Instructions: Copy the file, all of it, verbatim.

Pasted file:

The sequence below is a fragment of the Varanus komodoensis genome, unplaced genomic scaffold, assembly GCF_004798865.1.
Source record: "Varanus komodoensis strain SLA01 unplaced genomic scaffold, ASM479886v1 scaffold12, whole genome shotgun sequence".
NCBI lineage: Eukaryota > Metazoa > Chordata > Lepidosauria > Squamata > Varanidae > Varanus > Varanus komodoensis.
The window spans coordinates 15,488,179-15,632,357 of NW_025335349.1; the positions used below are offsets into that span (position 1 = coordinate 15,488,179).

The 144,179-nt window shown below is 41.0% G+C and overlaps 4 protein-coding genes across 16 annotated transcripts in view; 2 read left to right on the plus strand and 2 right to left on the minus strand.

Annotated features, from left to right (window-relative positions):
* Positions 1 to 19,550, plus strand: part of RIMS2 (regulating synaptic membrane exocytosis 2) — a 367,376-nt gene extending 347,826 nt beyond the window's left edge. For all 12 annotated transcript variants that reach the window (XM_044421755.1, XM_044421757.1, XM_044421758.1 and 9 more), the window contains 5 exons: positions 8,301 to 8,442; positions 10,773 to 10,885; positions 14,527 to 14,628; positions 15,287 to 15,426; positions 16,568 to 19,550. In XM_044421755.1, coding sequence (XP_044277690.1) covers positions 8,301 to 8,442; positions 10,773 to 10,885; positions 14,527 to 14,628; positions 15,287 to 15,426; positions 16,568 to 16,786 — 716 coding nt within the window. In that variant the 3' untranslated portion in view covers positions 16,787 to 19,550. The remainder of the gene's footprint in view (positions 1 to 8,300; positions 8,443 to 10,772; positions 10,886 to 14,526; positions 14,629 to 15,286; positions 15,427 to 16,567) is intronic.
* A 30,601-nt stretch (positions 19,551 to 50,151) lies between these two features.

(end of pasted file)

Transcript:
The sequence below is a fragment of the Varanus komodoensis genome, unplaced genomic scaffold, assembly GCF_004798865.1.
Source record: "Varanus komodoensis strain SLA01 unplaced genomic scaffold, ASM479886v1 scaffold12, whole genome shotgun sequence".
NCBI lineage: Eukaryota > Metazoa > Chordata > Lepidosauria > Squamata > Varanidae > Varanus > Varanus komodoensis.
The window spans coordinates 15,488,179-15,632,357 of NW_025335349.1; the positions used below are offsets into that span (position 1 = coordinate 15,488,179).

The 144,179-nt window shown below is 41.0% G+C and overlaps 4 protein-coding genes across 16 annotated transcripts in view; 2 read left to right on the plus strand and 2 right to left on the minus strand.

Annotated features, from left to right (window-relative positions):
* Positions 1 to 19,550, plus strand: part of RIMS2 (regulating synaptic membrane exocytosis 2) — a 367,376-nt gene extending 347,826 nt beyond the window's left edge. For all 12 annotated transcript variants that reach the window (XM_044421755.1, XM_044421757.1, XM_044421758.1 and 9 more), the window contains 5 exons: positions 8,301 to 8,442; positions 10,773 to 10,885; positions 14,527 to 14,628; positions 15,287 to 15,426; positions 16,568 to 19,550. In XM_044421755.1, coding sequence (XP_044277690.1) covers positions 8,301 to 8,442; positions 10,773 to 10,885; positions 14,527 to 14,628; positions 15,287 to 15,426; positions 16,568 to 16,786 — 716 coding nt within the window. In that variant the 3' untranslated portion in view covers positions 16,787 to 19,550. The remainder of the gene's footprint in view (positions 1 to 8,300; positions 8,443 to 10,772; positions 10,886 to 14,526; positions 14,629 to 15,286; positions 15,427 to 16,567) is intronic.
* A 30,601-nt stretch (positions 19,551 to 50,151) lies between these two features.